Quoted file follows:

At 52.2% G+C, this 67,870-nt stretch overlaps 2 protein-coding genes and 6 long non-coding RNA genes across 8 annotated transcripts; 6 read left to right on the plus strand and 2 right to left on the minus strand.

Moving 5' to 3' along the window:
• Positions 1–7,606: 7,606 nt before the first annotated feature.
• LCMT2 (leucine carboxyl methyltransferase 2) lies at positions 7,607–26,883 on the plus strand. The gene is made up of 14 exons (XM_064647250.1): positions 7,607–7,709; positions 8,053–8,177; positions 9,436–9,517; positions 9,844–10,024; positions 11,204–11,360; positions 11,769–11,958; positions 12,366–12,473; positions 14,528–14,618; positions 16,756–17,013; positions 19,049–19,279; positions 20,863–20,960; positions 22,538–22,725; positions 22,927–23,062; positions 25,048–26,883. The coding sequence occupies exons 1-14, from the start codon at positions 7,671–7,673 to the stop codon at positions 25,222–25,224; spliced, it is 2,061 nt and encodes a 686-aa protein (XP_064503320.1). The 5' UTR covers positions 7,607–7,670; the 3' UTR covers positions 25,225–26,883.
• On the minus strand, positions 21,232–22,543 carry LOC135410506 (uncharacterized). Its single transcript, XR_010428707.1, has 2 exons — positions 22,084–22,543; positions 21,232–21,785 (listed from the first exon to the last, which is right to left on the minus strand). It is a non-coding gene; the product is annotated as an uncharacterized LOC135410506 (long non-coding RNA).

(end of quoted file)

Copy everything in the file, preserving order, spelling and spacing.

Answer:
At 52.2% G+C, this 67,870-nt stretch overlaps 2 protein-coding genes and 6 long non-coding RNA genes across 8 annotated transcripts; 6 read left to right on the plus strand and 2 right to left on the minus strand.

Moving 5' to 3' along the window:
• Positions 1–7,606: 7,606 nt before the first annotated feature.
• LCMT2 (leucine carboxyl methyltransferase 2) lies at positions 7,607–26,883 on the plus strand. The gene is made up of 14 exons (XM_064647250.1): positions 7,607–7,709; positions 8,053–8,177; positions 9,436–9,517; positions 9,844–10,024; positions 11,204–11,360; positions 11,769–11,958; positions 12,366–12,473; positions 14,528–14,618; positions 16,756–17,013; positions 19,049–19,279; positions 20,863–20,960; positions 22,538–22,725; positions 22,927–23,062; positions 25,048–26,883. The coding sequence occupies exons 1-14, from the start codon at positions 7,671–7,673 to the stop codon at positions 25,222–25,224; spliced, it is 2,061 nt and encodes a 686-aa protein (XP_064503320.1). The 5' UTR covers positions 7,607–7,670; the 3' UTR covers positions 25,225–26,883.
• On the minus strand, positions 21,232–22,543 carry LOC135410506 (uncharacterized). Its single transcript, XR_010428707.1, has 2 exons — positions 22,084–22,543; positions 21,232–21,785 (listed from the first exon to the last, which is right to left on the minus strand). It is a non-coding gene; the product is annotated as an uncharacterized LOC135410506 (long non-coding RNA).